Most people who write about terrorism focus on its immediate victims, the horrible and tragic deaths and injuries, the heartless terrorists themselves and those who send them. Others write about the effects on the general population, clutched by fear. As a Jerusalemite, I have experienced enough waves of terror to understand how this feels and can condemn the violence and try to be of some comfort to the victims who survive and the families of those who did not.
But although the particular focus of terrorism is on innocent civilians, all wars have brought about great suffering on the “home front”. From Atilla the Hun through the blitz on London (30,000 Londoners killed) and up to the carnage in Vietnam, Iraq, Afghanistan and now Syria, civilians have always come under fire.
Yet these days it becomes more apparent to me that other victims of terror are less known. All surveys confirm a sharp increase in racism over the last decade, and over the last several years a very worrisome increase, especially in Jerusalem, of racist attacks. In the last several weeks an Arab woman (wearing a head scarf) was attacked by Jewish women at a train stop in Kiryat Moshe, a religious neighborhood in Jerusalem. A pair of women, one Arab (also, apparently identified by a head scarf) and one Jewish had the car they were driving stoned by young religious boys, also in Kiryat Moshe.
What makes terrorism a particularly dangerous and upsetting form of war is the nature of the perpetrators. Since the terrorists are unlabeled, unmarked and virtually unidentifiable, not only does the general level of fear grow — but so does the suspicion. Anyone who looks like he might be a terrorist, speaks Arabic, or is dressed like one would expect of a terrorist, is immediately suspect. This is not to say that there isn’t plenty of racism in Israel in any case, or that the constant warring wouldn’t have its effect regardless, but the fear and the terrible experiences add a level of fear — or an excuse for it.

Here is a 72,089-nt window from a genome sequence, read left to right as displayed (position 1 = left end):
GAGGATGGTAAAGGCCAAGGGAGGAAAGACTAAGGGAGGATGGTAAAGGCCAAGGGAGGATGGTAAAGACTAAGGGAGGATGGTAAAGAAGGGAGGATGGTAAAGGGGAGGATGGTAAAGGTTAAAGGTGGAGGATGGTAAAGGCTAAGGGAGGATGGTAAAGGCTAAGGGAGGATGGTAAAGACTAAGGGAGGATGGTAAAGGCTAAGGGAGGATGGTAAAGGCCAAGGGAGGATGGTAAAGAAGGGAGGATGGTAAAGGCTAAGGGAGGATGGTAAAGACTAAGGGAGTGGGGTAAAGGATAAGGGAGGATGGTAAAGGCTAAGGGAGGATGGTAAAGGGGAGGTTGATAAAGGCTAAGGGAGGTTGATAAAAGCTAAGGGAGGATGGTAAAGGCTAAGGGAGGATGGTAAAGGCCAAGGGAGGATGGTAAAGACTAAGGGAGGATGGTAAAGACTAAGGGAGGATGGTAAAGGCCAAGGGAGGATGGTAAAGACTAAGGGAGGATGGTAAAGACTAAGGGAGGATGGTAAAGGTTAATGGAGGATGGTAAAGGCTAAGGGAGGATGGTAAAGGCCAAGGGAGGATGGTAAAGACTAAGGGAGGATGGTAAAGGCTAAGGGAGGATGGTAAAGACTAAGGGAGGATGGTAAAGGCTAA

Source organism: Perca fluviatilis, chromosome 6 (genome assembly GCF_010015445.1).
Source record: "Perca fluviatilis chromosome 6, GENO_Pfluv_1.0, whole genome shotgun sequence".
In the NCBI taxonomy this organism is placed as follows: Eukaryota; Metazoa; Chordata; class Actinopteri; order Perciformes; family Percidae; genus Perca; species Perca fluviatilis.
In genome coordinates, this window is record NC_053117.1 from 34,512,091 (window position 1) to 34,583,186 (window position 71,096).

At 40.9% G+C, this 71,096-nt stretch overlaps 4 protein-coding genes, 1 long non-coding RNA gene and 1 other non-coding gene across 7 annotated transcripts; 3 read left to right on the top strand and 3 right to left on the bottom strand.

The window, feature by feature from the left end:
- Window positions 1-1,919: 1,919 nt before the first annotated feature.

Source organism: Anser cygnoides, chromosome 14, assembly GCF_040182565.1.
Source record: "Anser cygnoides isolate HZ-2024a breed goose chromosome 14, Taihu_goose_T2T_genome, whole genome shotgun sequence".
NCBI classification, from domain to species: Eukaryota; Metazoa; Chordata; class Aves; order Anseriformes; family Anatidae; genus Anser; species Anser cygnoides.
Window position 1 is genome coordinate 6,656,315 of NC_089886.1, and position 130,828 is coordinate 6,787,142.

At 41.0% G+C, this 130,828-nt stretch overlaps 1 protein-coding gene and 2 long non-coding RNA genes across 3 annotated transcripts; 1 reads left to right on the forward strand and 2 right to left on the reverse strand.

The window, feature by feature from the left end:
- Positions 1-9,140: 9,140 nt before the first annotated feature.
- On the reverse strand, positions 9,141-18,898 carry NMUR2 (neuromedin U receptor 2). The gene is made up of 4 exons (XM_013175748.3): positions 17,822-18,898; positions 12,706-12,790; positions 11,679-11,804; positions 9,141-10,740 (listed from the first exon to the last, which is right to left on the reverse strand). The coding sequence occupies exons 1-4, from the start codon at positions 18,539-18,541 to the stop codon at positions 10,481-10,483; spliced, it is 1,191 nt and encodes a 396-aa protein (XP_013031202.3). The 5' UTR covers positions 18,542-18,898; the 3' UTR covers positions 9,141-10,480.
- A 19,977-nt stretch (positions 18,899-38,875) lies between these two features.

This is tragically ironic, because Israeli Arabs have traditionally remained extremely quiet even in times of war. Transcripts of Cabinet meetings in 1967 and 1973 revealed great surprise and satisfaction that Arab citizens did not, as some had feared, take advantage of the situation to complicate internal matters. Similarly, the wars in Lebanon and Gaza failed to provoke any outbursts on the part of Israeli Arabs: although largely still opposed to being drafted, they have not in any way posed a threat from within — again, despite fears and accusations otherwise.
Yet all the distrust remains and is exacerbated by every terrorist act and every act of violence. Israel’s new ultra-right government poses a threat to our neighbors and to our relations with them; meanwhile the random attacks of rockets by terrorists across the border and the even more insidious attacks from terrorists within is no less fearsome. The tensions create an atmosphere within Israel that should be given greater attention. The lesser known victims are Arab Israelis, who are suffering from a permanent status of suspect, and from Israeli society, which is turning on itself.
We must do all we can to prevent the violence in our neighborhood, the Middle East, from finding its way into our home.